How Australia and much of the West discusses and reports on Israel/Palestine, compared to other conflicts, goes to the heart of Western chauvinism. Whose interests are prioritised and which people demonised? Who is granted legitimacy and who deemed terrorists? What we consume on TV, online, print and radio about the Middle East is directly influenced by the key players in the region and their proxies around the world. Some journalists on the ground in Israel and Palestine (or Syria, Iraq and other war zones) have good intentions, but the information they collect, process and edit is often filtered through a jaded or cynical set of eyes when it is transmitted back to audiences in their home countries. Indeed, self-censorship is common.

This is ‘the story of how the Israeli-Palestinian issue is the single issue which the media will not cover with the rigour with which it covers every other issue,’ writes former Middle East correspondent for The Australian, now ABC Head of Investigations, John Lyons, in his book, Dateline Jerusalem: Journalism’s Toughest Assignment. ‘The Australian media needs to get to a point where the reality of Israel can be discussed.’

I’ve reported from Israel, the West Bank, Gaza and East Jerusalem for nearly 20 years and lived in East Jerusalem between 2016 and 2020. The Israeli government tried to kick me out of the country in 2016 for daring to ask a critical question to then opposition leader and current Foreign Minister and Alternate Prime Minister, Yair Lapid. Reporting honestly about Israel’s permanent occupation of Palestine can be fraught, painful and emotional, and yet there are powerful forces in the West aiming to silence or at least dilute those hard truths. The Israel lobby is effective and influential and has spent decades successfully both duchessing journalists and politicians on free trips to the Jewish state as well as bullying opponents.

I’ve experienced this personally. One year before my first book, My Israel Question, was released in 2006, there were attempts to pressure the publisher, Melbourne University Press, not to go ahead. The Australian Jewish News and Zionist lobby pressured publicly and privately to pulp the book when it was released. These efforts failed spectacularly and it became a best-seller.

I don’t write this to suggest I’m a crusading hero but rather to explain what happens to even a Jewish journalist who’s critical of Israeli policies. There is a long list of academics, journalists and activists who are black-listed, cancelled, censored or silenced by false allegations of anti-Semitism or supposed hatred of Israel. As Israeli actions in Palestine become more extreme, settler violence against Palestinians ubiquitous and apartheid now official Israeli policy, Israel’s most ardent backers are forced to ratchet up their tactics to match the realities on the ground. Deflection and obfuscation are essential tools of the trade.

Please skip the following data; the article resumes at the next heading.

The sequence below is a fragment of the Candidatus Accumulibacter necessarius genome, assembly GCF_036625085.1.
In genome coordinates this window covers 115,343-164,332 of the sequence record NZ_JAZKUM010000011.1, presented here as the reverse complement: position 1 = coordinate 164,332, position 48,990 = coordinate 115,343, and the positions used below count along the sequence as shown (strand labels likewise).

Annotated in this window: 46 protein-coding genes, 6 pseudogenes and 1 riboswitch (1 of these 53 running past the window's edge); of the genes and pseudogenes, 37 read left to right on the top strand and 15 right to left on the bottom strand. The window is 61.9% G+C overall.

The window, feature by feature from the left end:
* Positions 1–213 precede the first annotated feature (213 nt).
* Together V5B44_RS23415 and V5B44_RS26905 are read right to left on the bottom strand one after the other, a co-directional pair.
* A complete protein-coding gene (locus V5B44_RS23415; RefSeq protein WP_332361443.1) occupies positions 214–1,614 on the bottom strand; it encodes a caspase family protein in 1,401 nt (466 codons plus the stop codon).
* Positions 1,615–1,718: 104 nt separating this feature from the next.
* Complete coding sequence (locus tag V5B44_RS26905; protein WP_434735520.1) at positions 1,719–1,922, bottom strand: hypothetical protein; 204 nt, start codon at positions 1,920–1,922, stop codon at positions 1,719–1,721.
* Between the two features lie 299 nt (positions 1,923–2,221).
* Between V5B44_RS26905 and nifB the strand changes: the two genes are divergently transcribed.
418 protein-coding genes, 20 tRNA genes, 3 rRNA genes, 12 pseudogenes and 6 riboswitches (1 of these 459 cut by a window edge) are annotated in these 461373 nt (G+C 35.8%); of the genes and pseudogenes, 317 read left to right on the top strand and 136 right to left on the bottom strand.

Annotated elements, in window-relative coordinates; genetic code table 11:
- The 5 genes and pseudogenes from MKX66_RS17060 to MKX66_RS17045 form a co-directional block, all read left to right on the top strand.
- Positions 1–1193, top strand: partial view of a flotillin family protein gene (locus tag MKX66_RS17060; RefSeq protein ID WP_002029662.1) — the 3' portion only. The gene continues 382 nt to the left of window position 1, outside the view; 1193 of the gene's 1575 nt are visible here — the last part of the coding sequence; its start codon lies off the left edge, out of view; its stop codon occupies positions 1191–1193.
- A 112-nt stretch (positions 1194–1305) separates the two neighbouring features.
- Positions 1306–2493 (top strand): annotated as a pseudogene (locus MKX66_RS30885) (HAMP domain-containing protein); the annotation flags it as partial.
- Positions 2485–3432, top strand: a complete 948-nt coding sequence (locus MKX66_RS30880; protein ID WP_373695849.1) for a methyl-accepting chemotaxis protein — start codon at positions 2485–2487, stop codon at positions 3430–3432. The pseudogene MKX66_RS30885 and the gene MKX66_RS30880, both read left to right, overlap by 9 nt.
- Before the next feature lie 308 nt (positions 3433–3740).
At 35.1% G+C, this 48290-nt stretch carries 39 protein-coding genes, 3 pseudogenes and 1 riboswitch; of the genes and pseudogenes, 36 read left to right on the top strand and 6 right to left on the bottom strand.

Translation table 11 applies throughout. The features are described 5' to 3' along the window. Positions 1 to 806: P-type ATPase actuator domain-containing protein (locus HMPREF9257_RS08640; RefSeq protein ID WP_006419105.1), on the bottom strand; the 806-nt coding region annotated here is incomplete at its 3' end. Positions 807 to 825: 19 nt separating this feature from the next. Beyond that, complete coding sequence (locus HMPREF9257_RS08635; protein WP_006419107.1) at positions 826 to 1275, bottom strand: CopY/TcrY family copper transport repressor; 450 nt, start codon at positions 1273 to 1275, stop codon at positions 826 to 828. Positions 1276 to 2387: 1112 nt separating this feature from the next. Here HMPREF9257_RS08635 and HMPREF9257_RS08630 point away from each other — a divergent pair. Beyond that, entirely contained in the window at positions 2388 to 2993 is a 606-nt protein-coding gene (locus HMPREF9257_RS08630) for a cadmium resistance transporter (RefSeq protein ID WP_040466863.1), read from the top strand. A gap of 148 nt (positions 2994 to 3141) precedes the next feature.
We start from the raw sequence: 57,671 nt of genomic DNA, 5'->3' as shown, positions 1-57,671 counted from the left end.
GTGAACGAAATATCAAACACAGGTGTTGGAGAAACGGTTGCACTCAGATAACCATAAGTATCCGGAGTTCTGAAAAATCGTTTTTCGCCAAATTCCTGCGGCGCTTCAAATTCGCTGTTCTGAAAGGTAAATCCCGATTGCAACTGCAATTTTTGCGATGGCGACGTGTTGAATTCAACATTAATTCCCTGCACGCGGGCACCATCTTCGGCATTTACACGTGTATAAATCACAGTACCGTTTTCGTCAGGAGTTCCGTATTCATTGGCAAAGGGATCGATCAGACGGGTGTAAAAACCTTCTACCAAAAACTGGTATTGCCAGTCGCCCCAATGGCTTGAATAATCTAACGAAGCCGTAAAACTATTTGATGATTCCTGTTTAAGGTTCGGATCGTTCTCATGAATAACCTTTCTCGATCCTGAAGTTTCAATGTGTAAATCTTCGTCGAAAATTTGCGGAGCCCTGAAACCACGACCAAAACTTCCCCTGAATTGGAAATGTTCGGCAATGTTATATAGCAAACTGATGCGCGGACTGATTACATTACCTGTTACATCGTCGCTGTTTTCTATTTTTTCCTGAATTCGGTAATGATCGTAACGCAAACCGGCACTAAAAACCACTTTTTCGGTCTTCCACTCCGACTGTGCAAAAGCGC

Dateline Jerusalem is one of the most astute, recent books on Australia’s Israel lobby and how it harasses the media. The subtitle, Journalism’s Toughest Assignment, is over the top. Being based in Israel is not even close to the hardest role in foreign reporting, although it’s clear Lyons means the pressure a reporter receives for speaking truthfully about Israeli occupation. Nevertheless, Lyons has written a compelling book to explain in detail why and how the lobby acts as it does – and who is being ignored in the process.

Lyons alleges that many in the Australian media simply don’t explain the reality of Israel’s occupation because of Zionist lobby pressure. Although the lobby says that the situation is ‘complicated’, Lyons correctly explains that it’s not. That said, ‘the pro-Israel lobby has been spectacularly successful in framing the perception of Israel’s strategic and political situation as vulnerable, its people living under constant existential threat from their neighbours – David surrounded by an Arab Goliath. The reality is completely different.’

A former employee of News Corp for seventeen years, Lyons claims that there are only three people who can dictate what appears in the pages of The Australian: Rupert and Lachlan Murdoch, and the head of Australia’s leading pro-Israel lobby, AIJAC’s Colin Rubenstein. It’s an extraordinary allegation and impossible to prove either way. Surely the influence of the fossil fuel lobby has been equally powerful in the hallways of the Murdoch press and shaped its deep scepticism towards serious action on climate change?

Lyons has felt the wrath of the Israel lobby and writes honestly about his experiences inside one of the most pro-Israel media organisations on the planet. Sadly, he doesn’t go into any real detail in explaining why it is his former employer is so ferociously supportive of Israel and its occupation. Internationally, News Corp continues to be one of the Jewish state’s staunchest backers.